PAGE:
Drug trafficking dampens Colombia, FARC peace talks
For the fourth time in three decades, the Colombian government is attempting to to reach a peace agreement with the Revolutionary Armed Forces of Colombia or FARC. But questions of the FARC's leadership's involvement in drug trafficking could spoil the talks.
The image is seared in Colombian minds: The country's president sits on a big stage looking glum, hands folded in his lap, next to an empty chair.
It is January 1999. At the inauguration of peace talks, the founding leader of the Western Hemisphere's biggest leftist rebel army has snubbed President Andres Pastrana.
Cursed, the peace talks drag on for three years in a safe haven the size of Switzerland that the government has ceded to the Revolutionary Armed Forces of Colombia, or FARC, which wages war elsewhere, kidnaps and extorts unabated and expands its cocaine business.
Ten years later, in a wealthier, far more stable Colombia, a different president is giving peace yet another chance.
"Any responsible leader knows he can't let pass up a possibility like this to end the conflict," President Juan Manuel Santos told the nation Tuesday in announcing an accord with the peasant-based FARC to seek "a definitive peace."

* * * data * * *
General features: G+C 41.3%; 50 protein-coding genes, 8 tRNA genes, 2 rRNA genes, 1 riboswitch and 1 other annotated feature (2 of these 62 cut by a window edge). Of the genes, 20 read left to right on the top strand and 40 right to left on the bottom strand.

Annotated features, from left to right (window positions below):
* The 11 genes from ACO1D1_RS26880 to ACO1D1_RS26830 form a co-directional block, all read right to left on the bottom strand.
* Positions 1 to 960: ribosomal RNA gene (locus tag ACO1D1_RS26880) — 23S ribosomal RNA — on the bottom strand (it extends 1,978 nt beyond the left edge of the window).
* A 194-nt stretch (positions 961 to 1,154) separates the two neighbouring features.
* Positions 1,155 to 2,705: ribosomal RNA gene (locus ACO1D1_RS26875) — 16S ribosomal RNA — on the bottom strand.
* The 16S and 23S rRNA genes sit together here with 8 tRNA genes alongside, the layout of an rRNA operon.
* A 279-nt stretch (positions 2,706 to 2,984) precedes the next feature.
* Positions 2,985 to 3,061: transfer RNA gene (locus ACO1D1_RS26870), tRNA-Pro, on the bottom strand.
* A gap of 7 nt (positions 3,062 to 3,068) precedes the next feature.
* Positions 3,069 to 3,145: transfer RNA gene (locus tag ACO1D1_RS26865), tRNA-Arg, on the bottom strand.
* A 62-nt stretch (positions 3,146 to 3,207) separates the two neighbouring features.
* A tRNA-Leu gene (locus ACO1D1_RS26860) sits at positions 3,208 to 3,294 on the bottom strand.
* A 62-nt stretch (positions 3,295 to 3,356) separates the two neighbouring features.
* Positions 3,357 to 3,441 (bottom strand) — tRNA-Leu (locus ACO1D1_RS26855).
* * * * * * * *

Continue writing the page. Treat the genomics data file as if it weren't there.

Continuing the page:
An hour later, by pre-arrangement, the FARC's commander, Timoleon Jimenez, announced the rebels' participation in a videotape played in Havana.
The talks will be the fourth attempt in three decades to end the hemisphere's longest-running conflict.
The preliminary accord, signed Aug. 27 after six months of secret exploratory talks in Cuba, calls for talks to begin in Norway in the first half of October, then return to Havana.
Several days of talks will be held in Oslo, an exact date has not been set, before they move to Cuba a few weeks later, a senior Colombian official said Wednesday, speaking on condition he not be further identified due to the subject's sensitivity.
The government negotiating team, announced by Santos on Wednesday, will include the two men who led the preliminary talks, national security adviser Sergio Jaramillio and former peace commissioner Frank Pearl.
Also named to it are former Interior Minister Humberto de la Calle, widely respected former national police director Oscar Naranjo, former armed forces chief Jorge Enrique Mora and Luis Carlos Villegas, president of Colombia's main business group.